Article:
Storming courts part of NCAA upset excitement
I have basketball on my mind, so it must be March. One state tournament is done; the other wraps up Saturday. March Madness — aka the NCAA tournament — will be here soon. Brackets will be filled, articles will be written about missed work time for brackets to be filled, and I'll pretty much bet you that one of the first two days of the tournament I'll be skipping a little work to look in at what's going on.
As it is usually inclined to be, the college basketball season has had its share of surprises this year. And if a big enough surprise and a big win — usually an upset — is claimed on a team's home court, fans storm the court to celebrate.
Duke coach Mike Krzyzewski complained recently about court rushes. Of course, if he's ever involved in one, it usually means his team just lost. Duke expects to win, so its crowd doesn't do much court-storming.
Personally, I think Krzyzewski needs to lighten up a bit. But since he's one of the major coaches around, people are falling in line behind him. I especially like watching the ESPN types say, "Yes, court-storming should be stopped," while the sports network continues to show highlights of such occurrences over and over.
And, yeah, I know it's all fun and games until someone gets hurt, but, for the most part, it just a quick rush of the court, a little jumping up and down and hand-slapping, then back to the library to study. (That is where they go next, isn't it?)
I had one court-storming session during my college years. My school, Creighton, had just won the championship game of the Missouri Valley Tournament on its home floor.
Rick Apke, our star player, outshot Indiana State's star player, who was some guy named Larry Bird. (I'll have to check sometime to see if he ever amounted to anything.)
After Apke hit the game-winner at the buzzer, I and a few hundred fellow students headed out onto the floor and a good time was had by all.
There will never be court-storming at the state tournaments. Threatening announcements, ropes held by fierce-looking security guys and glares from winning school faculty members keep that from happening. You wouldn't want to hurt your school's chances to win the sportsmanship award, you know.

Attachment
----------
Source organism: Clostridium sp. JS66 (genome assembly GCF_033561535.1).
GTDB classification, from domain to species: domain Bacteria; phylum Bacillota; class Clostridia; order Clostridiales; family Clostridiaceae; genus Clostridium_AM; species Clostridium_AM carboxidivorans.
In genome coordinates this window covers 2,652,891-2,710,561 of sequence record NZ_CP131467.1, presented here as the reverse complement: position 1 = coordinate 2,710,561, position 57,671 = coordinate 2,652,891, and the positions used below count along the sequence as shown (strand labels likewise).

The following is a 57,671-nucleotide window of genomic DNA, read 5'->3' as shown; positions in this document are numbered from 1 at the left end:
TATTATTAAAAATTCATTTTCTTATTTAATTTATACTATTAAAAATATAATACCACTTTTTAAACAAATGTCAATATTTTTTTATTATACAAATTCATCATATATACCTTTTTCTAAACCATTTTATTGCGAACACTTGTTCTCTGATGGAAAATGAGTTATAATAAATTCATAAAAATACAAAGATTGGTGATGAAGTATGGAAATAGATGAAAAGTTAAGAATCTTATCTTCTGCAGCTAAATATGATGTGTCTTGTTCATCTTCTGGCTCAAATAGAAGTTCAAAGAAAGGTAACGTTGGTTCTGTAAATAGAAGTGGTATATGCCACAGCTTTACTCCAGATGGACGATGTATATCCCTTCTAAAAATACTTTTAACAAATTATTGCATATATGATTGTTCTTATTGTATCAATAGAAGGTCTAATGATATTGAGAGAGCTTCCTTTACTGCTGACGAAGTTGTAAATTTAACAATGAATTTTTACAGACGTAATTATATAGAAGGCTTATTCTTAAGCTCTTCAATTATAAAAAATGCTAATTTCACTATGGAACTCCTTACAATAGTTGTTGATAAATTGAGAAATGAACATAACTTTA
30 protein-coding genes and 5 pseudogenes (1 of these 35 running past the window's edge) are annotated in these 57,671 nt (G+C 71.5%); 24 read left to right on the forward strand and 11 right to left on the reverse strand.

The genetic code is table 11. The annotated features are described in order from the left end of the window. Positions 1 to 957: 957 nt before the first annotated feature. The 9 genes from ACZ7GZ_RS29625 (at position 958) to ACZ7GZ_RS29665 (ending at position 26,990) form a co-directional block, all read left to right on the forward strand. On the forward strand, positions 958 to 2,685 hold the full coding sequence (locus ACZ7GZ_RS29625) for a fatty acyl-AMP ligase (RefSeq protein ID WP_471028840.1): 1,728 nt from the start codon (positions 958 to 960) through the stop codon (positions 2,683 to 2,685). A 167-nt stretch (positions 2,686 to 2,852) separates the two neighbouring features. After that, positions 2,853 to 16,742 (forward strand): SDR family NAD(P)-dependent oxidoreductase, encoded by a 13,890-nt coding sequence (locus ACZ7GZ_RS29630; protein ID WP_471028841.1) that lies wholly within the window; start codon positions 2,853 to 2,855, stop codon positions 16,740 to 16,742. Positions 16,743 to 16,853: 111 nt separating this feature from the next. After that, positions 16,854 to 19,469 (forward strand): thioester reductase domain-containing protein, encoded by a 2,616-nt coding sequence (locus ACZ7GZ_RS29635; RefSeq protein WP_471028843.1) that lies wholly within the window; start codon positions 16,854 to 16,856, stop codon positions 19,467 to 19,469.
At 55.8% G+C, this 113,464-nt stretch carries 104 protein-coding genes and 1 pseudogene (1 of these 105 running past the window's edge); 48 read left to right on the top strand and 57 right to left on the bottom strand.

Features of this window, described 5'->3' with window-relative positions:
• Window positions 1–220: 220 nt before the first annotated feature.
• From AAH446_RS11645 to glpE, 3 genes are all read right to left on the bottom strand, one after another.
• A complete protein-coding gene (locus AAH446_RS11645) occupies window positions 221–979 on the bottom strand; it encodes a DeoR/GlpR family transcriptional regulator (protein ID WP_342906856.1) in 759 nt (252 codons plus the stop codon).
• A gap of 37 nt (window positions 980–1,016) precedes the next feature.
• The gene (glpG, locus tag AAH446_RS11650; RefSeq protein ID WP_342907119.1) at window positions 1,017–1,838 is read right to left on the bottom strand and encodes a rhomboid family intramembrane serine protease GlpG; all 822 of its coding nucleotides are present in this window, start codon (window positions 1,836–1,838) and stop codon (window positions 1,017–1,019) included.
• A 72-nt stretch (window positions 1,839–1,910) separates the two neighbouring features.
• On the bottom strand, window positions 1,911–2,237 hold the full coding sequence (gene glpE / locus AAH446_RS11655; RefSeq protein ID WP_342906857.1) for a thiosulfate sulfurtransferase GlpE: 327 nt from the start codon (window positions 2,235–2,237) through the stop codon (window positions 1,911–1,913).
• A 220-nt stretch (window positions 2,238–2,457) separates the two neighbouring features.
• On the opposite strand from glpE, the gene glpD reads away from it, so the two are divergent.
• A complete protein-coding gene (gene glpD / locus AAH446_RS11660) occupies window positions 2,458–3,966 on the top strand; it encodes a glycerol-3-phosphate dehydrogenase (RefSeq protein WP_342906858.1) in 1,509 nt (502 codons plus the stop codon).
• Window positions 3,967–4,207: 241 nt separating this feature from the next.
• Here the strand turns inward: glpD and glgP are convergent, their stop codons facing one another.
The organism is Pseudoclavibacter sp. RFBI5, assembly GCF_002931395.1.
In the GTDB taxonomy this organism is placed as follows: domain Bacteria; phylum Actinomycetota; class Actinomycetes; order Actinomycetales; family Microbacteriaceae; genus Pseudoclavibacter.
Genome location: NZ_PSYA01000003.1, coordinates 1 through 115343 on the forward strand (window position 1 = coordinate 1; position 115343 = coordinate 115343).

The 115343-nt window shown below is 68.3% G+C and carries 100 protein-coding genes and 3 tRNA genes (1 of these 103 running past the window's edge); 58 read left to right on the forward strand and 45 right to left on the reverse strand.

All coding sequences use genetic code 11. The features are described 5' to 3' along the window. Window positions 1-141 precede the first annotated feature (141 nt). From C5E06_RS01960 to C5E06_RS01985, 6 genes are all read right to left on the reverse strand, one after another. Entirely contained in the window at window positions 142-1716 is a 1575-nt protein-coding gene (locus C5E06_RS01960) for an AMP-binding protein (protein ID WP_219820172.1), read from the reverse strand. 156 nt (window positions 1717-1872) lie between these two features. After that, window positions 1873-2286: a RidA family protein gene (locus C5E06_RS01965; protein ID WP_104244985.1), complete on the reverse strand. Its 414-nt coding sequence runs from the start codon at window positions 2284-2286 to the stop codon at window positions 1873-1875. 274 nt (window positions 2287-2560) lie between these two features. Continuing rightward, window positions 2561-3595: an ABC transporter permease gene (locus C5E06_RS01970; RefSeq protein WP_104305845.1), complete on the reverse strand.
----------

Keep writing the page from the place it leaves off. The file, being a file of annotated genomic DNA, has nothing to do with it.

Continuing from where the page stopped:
At my advanced age, I'm sure my court-storming days are over. But, if you get the chance, when the buzzer sounds, do it and have a good time. Just try not to run anyone over.
Big CEO's not helping
CEOs at Yahoo and Best Buy sure aren't doing me any favors. Within the last week, executives at both of those companies have pulled in the reins on employees working from home.
Telecommuting is the fancy word we've given it. Simply put, with the technology we have at our hands today, some workers have found they don't necessarily need to be "at the office" to be "at the office."
For the last four or five years, and through eight different bosses, I've tried to point out I could be one of them. A lot of what I do with my real job, I contend, could be done from home. I really picked up the request level when we moved to a new house that has the perfect room for an office. It has Internet and everything.
There was a time, I must confess, I'm not sure I had the responsibility to be on my own, but I think I could handle it now. I'd even make the 22-mile drive to the office once a week or so if it made them feel any better. There have even been snow days through the years where my productivity hasn't waned while working from home.
But, alas, all my requests have fallen on deaf ears. And, now, they have more fuel for the fire. If it's good enough for Yahoo and Best Buy to stop, it's good enough for my employer to never start.
Oh, well, maybe it will snow a lot one more time this season and I'll get at least one more telecommuting day out of winter.
I hope it's the first day of the NCAA tournament.